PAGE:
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commas with appositives

Restrictive and non-restrictive appositives should be carefully distinguished. Non-restrictive appositives are set off by commas, whereas restrictive appositives are not:

  • St. John of the Cross
  • Graham St. John, of Hoary Cross
  • Her painting Reflections drew a poor response from the public.
  • Her first painting, Contrasts, has been little studied.

As in the case of parenthetic expressions, the comma following a non-restrictive appositive cannot be omitted:

  • Incorrect: The statement by the Government House Leader, Herb Gray that no changes would be made to salaries paid to Parliamentarians was not unexpected.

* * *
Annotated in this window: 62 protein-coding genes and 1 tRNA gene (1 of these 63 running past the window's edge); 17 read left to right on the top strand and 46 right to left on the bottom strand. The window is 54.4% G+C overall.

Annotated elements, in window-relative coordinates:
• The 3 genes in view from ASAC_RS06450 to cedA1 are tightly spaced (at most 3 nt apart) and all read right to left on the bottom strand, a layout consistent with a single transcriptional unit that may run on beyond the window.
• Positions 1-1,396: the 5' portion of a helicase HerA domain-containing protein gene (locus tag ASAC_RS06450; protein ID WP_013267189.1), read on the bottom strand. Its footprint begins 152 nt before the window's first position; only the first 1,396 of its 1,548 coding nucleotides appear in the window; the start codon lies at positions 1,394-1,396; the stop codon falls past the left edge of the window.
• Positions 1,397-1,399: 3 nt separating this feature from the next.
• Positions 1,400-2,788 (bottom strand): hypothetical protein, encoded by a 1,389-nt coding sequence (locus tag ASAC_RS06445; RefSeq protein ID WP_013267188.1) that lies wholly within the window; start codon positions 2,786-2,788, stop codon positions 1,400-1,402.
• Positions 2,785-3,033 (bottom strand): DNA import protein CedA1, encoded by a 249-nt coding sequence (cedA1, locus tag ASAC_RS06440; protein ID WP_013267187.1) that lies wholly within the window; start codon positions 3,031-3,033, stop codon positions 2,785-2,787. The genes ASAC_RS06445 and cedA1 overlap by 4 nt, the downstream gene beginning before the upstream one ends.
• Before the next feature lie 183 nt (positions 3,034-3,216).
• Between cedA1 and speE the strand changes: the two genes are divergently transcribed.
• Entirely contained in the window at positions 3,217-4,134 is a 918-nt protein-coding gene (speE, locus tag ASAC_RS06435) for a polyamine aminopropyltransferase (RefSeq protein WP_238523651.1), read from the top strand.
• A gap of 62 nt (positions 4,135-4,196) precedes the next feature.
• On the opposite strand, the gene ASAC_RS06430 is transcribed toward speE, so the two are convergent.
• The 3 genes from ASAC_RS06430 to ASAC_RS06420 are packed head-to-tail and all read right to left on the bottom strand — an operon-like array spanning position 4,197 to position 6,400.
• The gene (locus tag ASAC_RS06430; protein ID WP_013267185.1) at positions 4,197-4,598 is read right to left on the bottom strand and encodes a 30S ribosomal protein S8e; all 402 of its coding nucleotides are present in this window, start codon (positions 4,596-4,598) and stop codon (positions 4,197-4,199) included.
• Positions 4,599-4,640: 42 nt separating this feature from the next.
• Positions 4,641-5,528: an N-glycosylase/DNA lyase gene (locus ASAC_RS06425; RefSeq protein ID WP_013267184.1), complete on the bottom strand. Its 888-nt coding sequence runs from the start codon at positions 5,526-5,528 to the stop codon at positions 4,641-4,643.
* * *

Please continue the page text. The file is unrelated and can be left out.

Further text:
In the above example, a comma is required after “Gray”:

  • Correct: The statement by the Government House Leader, Herb Gray, that no changes would be made to salaries paid to Parliamentarians was not unexpected.

Non-restrictive appositives in final position are usually preceded by a comma:

  • Our supreme governors, the people.

Often, however, the comma is replaced by a colon or dash:

  • Tact: a quality that no skilled diplomat can do without.
  • Margaret Laurence—perhaps the greatest writer to come out of Manitoba.

If the appositive contains internal commas, it is best introduced by a mark other than the comma.

  • Poor: The Pearson government left behind a remarkable legacy, a pension plan, a universal medicare plan and a new flag.

In the above example, a colon would be an improvement over the comma after “legacy”:

  • Improved: The Pearson government left behind a remarkable legacy: a pension plan, a universal medicare plan and a new flag.